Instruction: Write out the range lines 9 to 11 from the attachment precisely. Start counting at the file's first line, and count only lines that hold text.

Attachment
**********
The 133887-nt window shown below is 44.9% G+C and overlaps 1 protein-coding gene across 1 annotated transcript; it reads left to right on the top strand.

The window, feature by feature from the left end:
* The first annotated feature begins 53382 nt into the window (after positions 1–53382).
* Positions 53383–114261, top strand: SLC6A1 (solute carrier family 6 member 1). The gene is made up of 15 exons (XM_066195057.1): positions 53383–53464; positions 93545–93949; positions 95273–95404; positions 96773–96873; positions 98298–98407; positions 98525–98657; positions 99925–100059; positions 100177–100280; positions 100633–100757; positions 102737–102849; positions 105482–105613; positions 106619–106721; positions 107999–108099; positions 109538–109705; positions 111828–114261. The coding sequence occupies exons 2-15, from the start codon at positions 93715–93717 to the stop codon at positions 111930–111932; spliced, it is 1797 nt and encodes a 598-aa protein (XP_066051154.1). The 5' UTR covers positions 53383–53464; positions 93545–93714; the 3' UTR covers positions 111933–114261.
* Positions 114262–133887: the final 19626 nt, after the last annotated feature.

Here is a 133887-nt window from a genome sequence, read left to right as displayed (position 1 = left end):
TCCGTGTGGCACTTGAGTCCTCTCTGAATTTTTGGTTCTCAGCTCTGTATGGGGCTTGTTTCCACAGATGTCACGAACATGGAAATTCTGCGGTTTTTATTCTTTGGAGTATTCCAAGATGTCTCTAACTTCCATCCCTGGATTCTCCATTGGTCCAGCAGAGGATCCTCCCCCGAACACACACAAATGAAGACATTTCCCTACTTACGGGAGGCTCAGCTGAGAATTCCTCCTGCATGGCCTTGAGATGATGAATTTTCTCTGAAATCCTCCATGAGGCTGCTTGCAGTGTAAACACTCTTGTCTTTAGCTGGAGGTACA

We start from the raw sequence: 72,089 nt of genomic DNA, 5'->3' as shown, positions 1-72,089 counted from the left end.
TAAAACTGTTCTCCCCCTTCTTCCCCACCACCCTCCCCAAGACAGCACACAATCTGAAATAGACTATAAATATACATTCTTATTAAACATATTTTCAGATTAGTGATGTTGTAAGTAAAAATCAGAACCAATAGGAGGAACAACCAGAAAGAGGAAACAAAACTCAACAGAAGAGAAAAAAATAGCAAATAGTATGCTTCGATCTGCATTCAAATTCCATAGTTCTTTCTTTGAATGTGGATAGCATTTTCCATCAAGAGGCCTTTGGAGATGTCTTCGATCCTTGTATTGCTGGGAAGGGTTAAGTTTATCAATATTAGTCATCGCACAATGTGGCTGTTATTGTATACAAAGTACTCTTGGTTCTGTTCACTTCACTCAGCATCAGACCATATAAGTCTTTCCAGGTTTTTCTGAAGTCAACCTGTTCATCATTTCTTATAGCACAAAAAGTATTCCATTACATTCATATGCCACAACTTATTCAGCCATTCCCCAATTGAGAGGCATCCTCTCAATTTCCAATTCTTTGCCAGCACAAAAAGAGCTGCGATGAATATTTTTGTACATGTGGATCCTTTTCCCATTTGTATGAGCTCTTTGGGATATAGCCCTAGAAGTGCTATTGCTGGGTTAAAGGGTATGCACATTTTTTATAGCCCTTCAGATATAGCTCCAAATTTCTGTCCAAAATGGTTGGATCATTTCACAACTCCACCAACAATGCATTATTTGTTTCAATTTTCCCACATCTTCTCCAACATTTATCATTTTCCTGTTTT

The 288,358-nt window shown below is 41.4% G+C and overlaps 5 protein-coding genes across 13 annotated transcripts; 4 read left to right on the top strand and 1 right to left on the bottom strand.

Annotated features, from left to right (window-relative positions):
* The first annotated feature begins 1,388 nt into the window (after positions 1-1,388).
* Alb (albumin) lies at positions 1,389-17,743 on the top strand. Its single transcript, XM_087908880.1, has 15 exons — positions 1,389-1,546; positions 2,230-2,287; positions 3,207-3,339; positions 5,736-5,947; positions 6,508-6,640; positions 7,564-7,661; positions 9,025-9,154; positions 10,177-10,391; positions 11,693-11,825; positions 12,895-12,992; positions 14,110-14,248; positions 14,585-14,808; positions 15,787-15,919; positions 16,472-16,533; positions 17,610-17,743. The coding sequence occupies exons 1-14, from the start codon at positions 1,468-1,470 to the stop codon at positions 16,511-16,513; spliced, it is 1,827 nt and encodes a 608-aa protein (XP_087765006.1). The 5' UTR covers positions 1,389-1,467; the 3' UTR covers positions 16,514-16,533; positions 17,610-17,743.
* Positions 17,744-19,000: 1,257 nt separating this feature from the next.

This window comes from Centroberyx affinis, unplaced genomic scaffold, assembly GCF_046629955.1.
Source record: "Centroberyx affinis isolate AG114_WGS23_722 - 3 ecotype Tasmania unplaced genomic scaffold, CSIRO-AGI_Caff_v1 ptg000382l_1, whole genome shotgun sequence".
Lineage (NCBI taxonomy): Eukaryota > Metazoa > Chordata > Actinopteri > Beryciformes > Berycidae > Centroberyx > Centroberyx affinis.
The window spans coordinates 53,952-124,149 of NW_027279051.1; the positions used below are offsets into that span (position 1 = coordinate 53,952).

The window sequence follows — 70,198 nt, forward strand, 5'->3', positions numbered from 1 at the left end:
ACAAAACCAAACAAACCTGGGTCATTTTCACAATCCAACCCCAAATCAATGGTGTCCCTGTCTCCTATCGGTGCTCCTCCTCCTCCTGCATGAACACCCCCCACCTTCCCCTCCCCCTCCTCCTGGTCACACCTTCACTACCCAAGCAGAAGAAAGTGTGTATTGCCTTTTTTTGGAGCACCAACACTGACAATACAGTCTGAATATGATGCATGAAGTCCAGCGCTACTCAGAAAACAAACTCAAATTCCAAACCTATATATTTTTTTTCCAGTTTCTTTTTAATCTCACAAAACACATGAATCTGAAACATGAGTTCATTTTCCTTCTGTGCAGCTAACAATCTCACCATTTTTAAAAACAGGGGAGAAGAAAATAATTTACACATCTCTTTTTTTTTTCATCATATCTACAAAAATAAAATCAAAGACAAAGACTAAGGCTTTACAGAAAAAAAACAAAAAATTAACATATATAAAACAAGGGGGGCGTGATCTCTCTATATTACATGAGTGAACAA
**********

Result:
TAAAACTGTTCTCCCCCTTCTTCCCCACCACCCTCCCCAAGACAGCACACAATCTGAAATAGACTATAAATATACATTCTTATTAAACATATTTTCAGATTAGTGATGTTGTAAGTAAAAATCAGAACCAATAGGAGGAACAACCAGAAAGAGGAAACAAAACTCAACAGAAGAGAAAAAAATAGCAAATAGTATGCTTCGATCTGCATTCAAATTCCATAGTTCTTTCTTTGAATGTGGATAGCATTTTCCATCAAGAGGCCTTTGGAGATGTCTTCGATCCTTGTATTGCTGGGAAGGGTTAAGTTTATCAATATTAGTCATCGCACAATGTGGCTGTTATTGTATACAAAGTACTCTTGGTTCTGTTCACTTCACTCAGCATCAGACCATATAAGTCTTTCCAGGTTTTTCTGAAGTCAACCTGTTCATCATTTCTTATAGCACAAAAAGTATTCCATTACATTCATATGCCACAACTTATTCAGCCATTCCCCAATTGAGAGGCATCCTCTCAATTTCCAATTCTTTGCCAGCACAAAAAGAGCTGCGATGAATATTTTTGTACATGTGGATCCTTTTCCCATTTGTATGAGCTCTTTGGGATATAGCCCTAGAAGTGCTATTGCTGGGTTAAAGGGTATGCACATTTTTTATAGCCCTTCAGATATAGCTCCAAATTTCTGTCCAAAATGGTTGGATCATTTCACAACTCCACCAACAATGCATTATTTGTTTCAATTTTCCCACATCTTCTCCAACATTTATCATTTTCCTGTTTT

The 288,358-nt window shown below is 41.4% G+C and overlaps 5 protein-coding genes across 13 annotated transcripts; 4 read left to right on the top strand and 1 right to left on the bottom strand.

Annotated features, from left to right (window-relative positions):